By Staff Writer
A Cayman Islands client of a major international bank has written to the government expressing concern over the reason given and the wider implications for Cayman as a banking centre.
The client, a member of the Cayman Islands clergy, had complained to the bank over its decision to close the account held with the bank for 40 years.
In correspondence seen by Caymanian Times, the UK bank in question confirms that it had terminated relationships for clients resident in the Cayman Islands, saying its decision was made after reviewing the countries that it can provide banking services to.
"We have found that not all countries are viable considering increasing regulatory and legislation changes. We are no longer able to provide banking services to clients resident in the Cayman Islands."
Stating that its June decision "will not be reconsidered” the bank, in which the British government is the major shareholder, advised the client to make alternative banking arrangements.
The aggrieved client has now referred the issue to the Cayman Islands government citing “the reputational damage the reason for this move will do to the Cayman Islands, rather than because of the personal inconvenience it will cause me.”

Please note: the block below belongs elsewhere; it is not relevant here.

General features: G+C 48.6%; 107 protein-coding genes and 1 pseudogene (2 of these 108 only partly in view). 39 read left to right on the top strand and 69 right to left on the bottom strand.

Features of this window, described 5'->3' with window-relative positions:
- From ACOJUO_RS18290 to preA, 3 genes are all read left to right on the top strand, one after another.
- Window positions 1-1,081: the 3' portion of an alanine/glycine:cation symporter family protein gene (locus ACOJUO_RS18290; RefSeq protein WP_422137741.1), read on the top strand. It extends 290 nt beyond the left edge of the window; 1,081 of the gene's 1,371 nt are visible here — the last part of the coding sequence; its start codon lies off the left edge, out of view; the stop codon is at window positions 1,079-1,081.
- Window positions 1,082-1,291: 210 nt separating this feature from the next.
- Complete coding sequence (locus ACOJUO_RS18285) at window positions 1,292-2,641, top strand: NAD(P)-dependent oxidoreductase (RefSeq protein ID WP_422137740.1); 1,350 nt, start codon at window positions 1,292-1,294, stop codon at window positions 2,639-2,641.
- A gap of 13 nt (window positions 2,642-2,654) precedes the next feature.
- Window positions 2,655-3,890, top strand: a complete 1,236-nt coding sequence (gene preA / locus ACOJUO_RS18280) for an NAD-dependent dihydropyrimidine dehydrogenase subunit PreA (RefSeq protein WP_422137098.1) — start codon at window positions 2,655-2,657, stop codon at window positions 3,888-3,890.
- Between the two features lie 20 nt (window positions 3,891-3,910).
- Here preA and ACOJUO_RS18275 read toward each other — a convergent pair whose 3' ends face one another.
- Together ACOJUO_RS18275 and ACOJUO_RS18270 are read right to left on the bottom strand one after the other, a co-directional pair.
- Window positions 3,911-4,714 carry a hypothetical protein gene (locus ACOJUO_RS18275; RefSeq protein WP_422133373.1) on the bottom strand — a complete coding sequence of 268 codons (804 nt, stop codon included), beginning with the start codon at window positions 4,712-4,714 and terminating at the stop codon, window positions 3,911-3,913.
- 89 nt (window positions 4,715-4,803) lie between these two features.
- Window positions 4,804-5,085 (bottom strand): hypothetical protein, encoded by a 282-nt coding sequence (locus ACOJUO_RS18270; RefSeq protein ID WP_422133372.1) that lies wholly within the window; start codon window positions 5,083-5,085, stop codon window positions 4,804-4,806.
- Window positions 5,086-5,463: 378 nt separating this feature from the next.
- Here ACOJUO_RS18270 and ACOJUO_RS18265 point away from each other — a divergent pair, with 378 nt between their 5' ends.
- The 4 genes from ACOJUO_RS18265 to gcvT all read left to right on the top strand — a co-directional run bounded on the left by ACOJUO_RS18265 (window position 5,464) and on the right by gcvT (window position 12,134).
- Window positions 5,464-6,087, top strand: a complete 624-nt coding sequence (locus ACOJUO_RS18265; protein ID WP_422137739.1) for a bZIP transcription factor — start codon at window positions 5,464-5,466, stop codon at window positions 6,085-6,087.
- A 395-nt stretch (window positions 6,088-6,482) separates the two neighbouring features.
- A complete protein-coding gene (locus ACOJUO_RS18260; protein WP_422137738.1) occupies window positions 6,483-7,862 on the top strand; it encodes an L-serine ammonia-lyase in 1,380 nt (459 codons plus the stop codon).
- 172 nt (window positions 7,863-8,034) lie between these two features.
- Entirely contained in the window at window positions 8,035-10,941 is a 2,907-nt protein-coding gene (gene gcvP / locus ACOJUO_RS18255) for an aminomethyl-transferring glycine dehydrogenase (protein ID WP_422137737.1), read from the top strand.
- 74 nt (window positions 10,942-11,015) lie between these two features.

“Accordingly, I'm sending you all this further email which has in it the address of the Channel Islands Financial Ombudsman, should this be of help in anything you may wish to do to mitigate the damage to the Cayman Islands that this new policy is likely to cause," he said in an email to Hon. Finance Minister Chris Saunders, Hon, Attorney General Samuel Bulgin and the Cayman Islands Monetary Authority (CIMA).
While the UK bank has included Cayman among countries it considered not viable considering increasing regulatory and legislation changes, it did not specify what the shortcomings are.
Cayman has been under pressure from EU regulators and the Financial Action Task Force and has passed a raft of legislation to meet their compliance demands.
Last October Cayman was removed from the EU’s ‘blacklist’ of ‘non-cooperative tax jurisdictions’ which it was placed on nine months earlier in February.
However, pressure has persisted from EU and other sources which campaign against what they regard as 'tax-havens', a term rejected by Cayman officials as derogatory.
Cayman’s offshore financial services sector, a key pillar that has been propping up the economy especially during the pandemic, was strongly defended against external pressure across the political spectrum during this year’s election campaign.
It is not yet known what the government’s response has been to the issues raised by the clergyman whose account was closed by the British bank for the reasons stated.
The UK government has over 50 per cent stake in the bank in question resulting from its intervention to save it during the 2008 financial crisis.
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